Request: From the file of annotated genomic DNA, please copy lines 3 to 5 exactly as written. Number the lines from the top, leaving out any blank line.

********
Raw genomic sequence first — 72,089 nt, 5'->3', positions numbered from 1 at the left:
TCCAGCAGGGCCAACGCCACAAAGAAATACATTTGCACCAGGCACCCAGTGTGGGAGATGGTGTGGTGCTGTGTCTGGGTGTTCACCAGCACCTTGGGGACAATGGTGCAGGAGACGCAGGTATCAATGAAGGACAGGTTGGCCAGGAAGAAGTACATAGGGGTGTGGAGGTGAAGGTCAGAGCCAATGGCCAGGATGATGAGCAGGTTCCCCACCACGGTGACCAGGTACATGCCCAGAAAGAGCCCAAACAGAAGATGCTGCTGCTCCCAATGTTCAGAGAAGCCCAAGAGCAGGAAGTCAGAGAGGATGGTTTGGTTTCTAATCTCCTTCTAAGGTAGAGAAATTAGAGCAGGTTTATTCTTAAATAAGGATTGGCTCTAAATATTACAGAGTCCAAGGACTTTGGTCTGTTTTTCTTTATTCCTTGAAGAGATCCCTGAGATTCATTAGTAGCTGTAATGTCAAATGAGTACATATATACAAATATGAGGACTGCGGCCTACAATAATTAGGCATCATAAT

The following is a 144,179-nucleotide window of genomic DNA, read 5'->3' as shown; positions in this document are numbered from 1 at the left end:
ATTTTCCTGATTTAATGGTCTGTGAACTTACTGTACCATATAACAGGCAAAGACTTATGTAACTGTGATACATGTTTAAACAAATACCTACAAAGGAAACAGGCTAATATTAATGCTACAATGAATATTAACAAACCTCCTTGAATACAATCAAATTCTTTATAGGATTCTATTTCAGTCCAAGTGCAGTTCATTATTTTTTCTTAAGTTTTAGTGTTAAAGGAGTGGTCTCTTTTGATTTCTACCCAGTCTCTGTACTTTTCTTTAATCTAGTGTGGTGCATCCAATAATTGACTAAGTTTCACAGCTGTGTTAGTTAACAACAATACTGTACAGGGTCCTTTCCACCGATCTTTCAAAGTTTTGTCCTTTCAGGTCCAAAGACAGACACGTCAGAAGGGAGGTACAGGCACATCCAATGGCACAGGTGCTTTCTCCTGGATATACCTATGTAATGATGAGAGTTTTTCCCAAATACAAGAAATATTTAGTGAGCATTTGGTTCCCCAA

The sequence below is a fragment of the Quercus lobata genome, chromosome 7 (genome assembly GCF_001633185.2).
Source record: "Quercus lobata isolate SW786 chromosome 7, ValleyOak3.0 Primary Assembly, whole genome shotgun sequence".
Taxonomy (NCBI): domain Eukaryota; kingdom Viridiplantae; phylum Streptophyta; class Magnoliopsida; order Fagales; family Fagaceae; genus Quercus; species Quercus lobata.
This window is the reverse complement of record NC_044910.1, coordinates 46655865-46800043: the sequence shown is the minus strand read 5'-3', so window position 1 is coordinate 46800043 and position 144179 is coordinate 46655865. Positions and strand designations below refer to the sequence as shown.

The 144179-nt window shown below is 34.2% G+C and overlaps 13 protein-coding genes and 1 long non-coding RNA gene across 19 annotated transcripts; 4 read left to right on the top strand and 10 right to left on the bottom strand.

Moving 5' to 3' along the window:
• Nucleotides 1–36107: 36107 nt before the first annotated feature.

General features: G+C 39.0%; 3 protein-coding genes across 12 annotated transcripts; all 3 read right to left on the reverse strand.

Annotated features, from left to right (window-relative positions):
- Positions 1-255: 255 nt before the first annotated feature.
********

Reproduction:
The following is a 144,179-nucleotide window of genomic DNA, read 5'->3' as shown; positions in this document are numbered from 1 at the left end:
ATTTTCCTGATTTAATGGTCTGTGAACTTACTGTACCATATAACAGGCAAAGACTTATGTAACTGTGATACATGTTTAAACAAATACCTACAAAGGAAACAGGCTAATATTAATGCTACAATGAATATTAACAAACCTCCTTGAATACAATCAAATTCTTTATAGGATTCTATTTCAGTCCAAGTGCAGTTCATTATTTTTTCTTAAGTTTTAGTGTTAAAGGAGTGGTCTCTTTTGATTTCTACCCAGTCTCTGTACTTTTCTTTAATCTAGTGTGGTGCATCCAATAATTGACTAAGTTTCACAGCTGTGTTAGTTAACAACAATACTGTACAGGGTCCTTTCCACCGATCTTTCAAAGTTTTGTCCTTTCAGGTCCAAAGACAGACACGTCAGAAGGGAGGTACAGGCACATCCAATGGCACAGGTGCTTTCTCCTGGATATACCTATGTAATGATGAGAGTTTTTCCCAAATACAAGAAATATTTAGTGAGCATTTGGTTCCCCAA

The sequence below is a fragment of the Quercus lobata genome, chromosome 7 (genome assembly GCF_001633185.2).